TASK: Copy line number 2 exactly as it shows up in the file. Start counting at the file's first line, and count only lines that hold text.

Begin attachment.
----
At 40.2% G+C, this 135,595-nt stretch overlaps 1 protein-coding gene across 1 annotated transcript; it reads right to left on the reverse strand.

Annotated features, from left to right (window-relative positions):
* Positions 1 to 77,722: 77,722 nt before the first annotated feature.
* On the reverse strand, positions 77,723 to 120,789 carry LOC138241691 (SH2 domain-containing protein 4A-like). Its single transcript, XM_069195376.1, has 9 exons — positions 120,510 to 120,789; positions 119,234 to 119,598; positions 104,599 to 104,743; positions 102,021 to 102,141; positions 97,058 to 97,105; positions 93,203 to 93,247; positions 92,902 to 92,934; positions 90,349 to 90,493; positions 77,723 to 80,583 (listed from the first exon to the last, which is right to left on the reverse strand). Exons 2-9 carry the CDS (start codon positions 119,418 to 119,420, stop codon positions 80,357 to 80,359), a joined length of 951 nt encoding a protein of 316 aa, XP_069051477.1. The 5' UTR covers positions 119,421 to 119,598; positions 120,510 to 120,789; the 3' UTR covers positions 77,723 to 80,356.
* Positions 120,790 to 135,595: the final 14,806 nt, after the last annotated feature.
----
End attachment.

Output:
Annotated features, from left to right (window-relative positions):